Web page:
FORGOTTEN GEM: Shelby Starner “From In The Shadows”

Sometimes you stumble across an album that moves you so deeply that you can not wait to tell all your friends about it. But then, after a few too many plays the record sinks to the back of your collection and gets forgotten about for all eternity. Yet sometimes, the connection to the record runs so deep that it never leaves the top of the pile.

“From In The Shadows”, an album I first heard nearly a decade ago is still as frequently played today as it was when I first got sent it by my friend Nikki, who is based in New York. Having initially sent me “Don’t Let Them”, the only single I believe Shelby ever released, I fell in love instantly with Shelby’s voice and so I wrote back asking her to send the album should she ever find it.

Soon enough the album came tumbling through my door. I was completely captivated by Shelby and moved me immensely by the emotional display, most notably on ‘You’, a song to which my own personal would further grow as I matured. Having co-penned ‘Poppyock!’, a play about an odd couple, my co-writer Lynsey Mellor and I needed to find a song whose lyrics summarised our characters inner frustration. I did not hesitate in my suggestion.“You don’t belong here. You are so different from me” cries Shelby. Her inner torment at the relationship between her father Ray J. and his new wife expressed explicitly. As a pair of twenty year olds we could not find the words ourselves, as Shelby had said them all so much better.

Therefore comes as a big surprise when five minutes into a conversation with Ray J. Starner, father of the late Shelby, when he reveals that “Shelby was never really happy with “From In The Shadows”. She envisioned herself as more of a rocker. Craig Street (Norah Jones, k. d. lang, Cassandra Wilson, Charlie Sexton) produced the album, he’s a jazz producer and he pulled her away from her rock sound. She liked it but two years later she wasn’t happy.”

Critically acclaimed at the time of it’s 1999 release, “From In The Shadows” was a relative commercial failure. Launched at the peak of bubblegum pop, her contemporaries were too busy in schoolgirl uniforms and demanding “Hit Me Baby One More Time” or talking about their “Genie In A Bottle” to be taken seriously. But Shelby was “was a kid who was 14 turning 15. Who would believe that the lyrics would come out of this girl’s mind?” Her emotional honesty proving that she was “wise beyond her years”.

“I never thought that I was special, but I hear I used to be” sighs Shelby Starner on the heart wrenching ‘Empty Mind. Her direct approach to lyricism exemplary of a girl wise beyond her years. With her evident eloquence, it is little surprise that “You” ended up on the soundtrack of the eloquent teenage drama Dawson’s Creek, yet even this did not convert the critical acclaim to sales.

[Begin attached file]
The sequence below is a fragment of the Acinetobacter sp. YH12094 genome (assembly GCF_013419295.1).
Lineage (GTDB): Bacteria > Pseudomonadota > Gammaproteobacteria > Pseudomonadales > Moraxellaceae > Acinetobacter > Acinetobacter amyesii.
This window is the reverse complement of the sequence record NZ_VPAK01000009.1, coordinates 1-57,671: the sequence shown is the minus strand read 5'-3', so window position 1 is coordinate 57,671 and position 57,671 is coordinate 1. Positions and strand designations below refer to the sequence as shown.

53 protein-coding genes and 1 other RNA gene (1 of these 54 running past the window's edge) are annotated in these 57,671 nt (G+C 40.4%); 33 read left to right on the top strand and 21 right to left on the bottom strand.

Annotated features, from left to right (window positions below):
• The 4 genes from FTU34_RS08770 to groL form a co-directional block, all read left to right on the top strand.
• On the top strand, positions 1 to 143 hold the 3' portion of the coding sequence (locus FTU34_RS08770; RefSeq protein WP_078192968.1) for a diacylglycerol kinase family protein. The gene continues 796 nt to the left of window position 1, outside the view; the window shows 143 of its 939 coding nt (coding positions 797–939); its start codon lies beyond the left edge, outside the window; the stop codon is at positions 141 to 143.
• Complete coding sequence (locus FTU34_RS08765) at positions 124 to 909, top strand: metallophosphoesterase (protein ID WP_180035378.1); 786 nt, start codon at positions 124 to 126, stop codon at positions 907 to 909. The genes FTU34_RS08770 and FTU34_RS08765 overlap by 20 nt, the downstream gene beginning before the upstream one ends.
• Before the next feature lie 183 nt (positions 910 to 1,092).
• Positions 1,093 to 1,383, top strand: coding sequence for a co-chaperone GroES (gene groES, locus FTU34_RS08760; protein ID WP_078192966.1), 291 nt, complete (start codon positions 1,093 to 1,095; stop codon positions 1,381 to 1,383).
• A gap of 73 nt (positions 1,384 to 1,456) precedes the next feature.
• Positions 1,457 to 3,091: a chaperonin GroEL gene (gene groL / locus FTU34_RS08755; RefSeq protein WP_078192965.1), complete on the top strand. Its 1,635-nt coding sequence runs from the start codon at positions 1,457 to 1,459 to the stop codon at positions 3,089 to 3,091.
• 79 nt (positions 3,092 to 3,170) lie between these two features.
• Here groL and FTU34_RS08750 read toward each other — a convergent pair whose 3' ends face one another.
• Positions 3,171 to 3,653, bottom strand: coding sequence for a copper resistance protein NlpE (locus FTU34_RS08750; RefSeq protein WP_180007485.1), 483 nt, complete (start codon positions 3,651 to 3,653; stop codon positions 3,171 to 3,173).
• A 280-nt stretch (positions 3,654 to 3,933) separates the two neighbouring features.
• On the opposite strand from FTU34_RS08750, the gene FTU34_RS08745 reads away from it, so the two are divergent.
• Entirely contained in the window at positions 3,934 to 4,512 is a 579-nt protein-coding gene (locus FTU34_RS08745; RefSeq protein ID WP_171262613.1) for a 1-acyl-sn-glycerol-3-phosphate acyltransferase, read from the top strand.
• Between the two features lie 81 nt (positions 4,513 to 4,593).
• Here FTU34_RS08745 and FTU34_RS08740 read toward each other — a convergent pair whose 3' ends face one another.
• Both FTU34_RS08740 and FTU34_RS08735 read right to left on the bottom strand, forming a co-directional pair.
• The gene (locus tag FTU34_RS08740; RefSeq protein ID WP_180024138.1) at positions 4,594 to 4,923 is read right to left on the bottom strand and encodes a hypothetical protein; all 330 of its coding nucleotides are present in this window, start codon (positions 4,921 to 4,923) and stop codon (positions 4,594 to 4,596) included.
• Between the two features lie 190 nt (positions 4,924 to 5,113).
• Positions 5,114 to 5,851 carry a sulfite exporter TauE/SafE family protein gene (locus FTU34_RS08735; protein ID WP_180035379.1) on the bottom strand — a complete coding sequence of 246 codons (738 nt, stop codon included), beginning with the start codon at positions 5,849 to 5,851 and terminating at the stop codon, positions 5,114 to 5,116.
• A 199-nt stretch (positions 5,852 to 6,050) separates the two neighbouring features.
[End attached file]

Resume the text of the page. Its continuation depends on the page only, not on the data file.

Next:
“Shelby could sing all the songs from “The Wizard of Oz” by the time she was three.” Destined for a career in music, Ray J. assures me “Shelby could sing all the songs from ‘The Wizard of Oz’ by the time she was three.” When Alanis’ first record came out, I would play guitar and she would sing all the lyrics.” As a young teenager Shelby was “constantly writing in her journal, be it poems or lyrics” and it was these musings that translated into her debut record. With her parents divorced and a dislike of her one step-parent, Shelby used her songs to express her emotions. The sheer honesty of her lyrics is doubled with a heartfelt vocal delivery that transcends genre and send shivers down the spine. A unexpected development of her twelfth birthday present, a session at a recording studio, Shelby’s original recordings a world away from the album that was released.

Add into the equation that “From In The Shadows” would be the only release from the tragic child singer and the album’s merits are multiplied. Her unreleased second record was to have featured Chad and Flea from the Red Hot Chilli Peppers and would have reflected her maturing rock tastes. Yet unhappy with the control her record company had cancer the discovery that her mother was suffering with cancer, Shelby retreated from the industry. Shelby descended into a battle with bulimia which would cost her her life at the tender age of 19, as she was about to start college.

Upon listening to the record and re-examining the album’s artwork, it is strangely haunting to fi nd a ghostly presence and an ethereal quality to Shelby’s vocal performance. Shelby appears to be consistently evaluating life through her lyrics, and this externalization of emotional expression is uniquely moving.

“From In The Shadows” is out now.
http://www.theshelbyproject.org

Words: Jeremy Williams

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